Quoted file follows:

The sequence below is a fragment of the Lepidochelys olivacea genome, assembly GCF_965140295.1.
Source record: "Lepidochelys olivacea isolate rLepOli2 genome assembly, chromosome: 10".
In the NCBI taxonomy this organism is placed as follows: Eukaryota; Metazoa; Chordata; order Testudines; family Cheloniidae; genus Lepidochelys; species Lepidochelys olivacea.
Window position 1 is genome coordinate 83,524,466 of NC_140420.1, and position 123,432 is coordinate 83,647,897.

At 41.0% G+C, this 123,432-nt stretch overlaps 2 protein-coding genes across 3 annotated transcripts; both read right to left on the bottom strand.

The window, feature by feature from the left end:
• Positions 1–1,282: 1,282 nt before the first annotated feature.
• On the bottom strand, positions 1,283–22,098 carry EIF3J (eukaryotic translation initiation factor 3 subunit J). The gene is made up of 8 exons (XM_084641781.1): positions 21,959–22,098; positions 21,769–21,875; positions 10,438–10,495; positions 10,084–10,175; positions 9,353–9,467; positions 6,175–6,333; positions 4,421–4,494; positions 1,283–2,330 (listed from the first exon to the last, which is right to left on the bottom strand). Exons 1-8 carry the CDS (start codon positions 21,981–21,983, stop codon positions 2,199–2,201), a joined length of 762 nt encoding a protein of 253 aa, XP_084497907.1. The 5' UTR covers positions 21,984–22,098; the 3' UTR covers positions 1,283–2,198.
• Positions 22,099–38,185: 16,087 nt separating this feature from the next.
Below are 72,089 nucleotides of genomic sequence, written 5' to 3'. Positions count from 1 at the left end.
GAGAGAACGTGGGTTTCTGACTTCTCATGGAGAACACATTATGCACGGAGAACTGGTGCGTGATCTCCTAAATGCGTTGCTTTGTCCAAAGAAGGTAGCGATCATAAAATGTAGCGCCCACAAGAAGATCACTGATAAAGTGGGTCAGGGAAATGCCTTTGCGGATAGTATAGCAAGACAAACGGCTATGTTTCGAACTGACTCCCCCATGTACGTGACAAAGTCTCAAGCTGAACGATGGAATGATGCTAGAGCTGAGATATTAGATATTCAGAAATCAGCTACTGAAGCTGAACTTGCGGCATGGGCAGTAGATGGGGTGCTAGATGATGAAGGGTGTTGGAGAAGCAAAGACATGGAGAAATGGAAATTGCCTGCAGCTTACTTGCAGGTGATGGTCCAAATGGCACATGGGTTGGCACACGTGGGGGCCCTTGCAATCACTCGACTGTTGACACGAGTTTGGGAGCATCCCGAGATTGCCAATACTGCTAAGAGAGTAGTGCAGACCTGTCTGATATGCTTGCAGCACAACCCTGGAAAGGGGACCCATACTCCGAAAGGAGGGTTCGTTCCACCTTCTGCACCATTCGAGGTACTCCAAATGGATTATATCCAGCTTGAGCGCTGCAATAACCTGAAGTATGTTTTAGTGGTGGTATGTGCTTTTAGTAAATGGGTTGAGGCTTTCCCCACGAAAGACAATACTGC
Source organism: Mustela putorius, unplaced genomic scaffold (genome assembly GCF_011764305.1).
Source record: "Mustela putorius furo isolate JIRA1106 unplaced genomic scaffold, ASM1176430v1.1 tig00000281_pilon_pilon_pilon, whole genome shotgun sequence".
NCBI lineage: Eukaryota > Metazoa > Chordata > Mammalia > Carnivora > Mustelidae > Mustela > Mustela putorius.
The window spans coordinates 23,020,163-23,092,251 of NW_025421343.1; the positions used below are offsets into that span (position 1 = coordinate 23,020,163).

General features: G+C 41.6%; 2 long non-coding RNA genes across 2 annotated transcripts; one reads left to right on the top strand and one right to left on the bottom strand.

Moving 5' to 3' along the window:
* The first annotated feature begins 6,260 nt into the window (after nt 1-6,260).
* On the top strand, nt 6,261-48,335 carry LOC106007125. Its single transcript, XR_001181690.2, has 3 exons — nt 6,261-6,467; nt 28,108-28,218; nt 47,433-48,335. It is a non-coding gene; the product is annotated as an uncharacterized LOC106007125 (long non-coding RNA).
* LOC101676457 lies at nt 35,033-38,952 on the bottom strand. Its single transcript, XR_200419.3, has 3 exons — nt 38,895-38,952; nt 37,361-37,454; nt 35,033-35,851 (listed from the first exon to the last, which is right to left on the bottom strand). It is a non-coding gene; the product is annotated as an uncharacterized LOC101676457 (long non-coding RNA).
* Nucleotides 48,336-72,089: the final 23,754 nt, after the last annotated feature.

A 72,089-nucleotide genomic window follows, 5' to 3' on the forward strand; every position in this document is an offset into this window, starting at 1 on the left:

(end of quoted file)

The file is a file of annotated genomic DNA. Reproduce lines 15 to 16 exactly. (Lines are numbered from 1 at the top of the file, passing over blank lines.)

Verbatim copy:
The window spans coordinates 23,020,163-23,092,251 of NW_025421343.1; the positions used below are offsets into that span (position 1 = coordinate 23,020,163).

General features: G+C 41.6%; 2 long non-coding RNA genes across 2 annotated transcripts; one reads left to right on the top strand and one right to left on the bottom strand.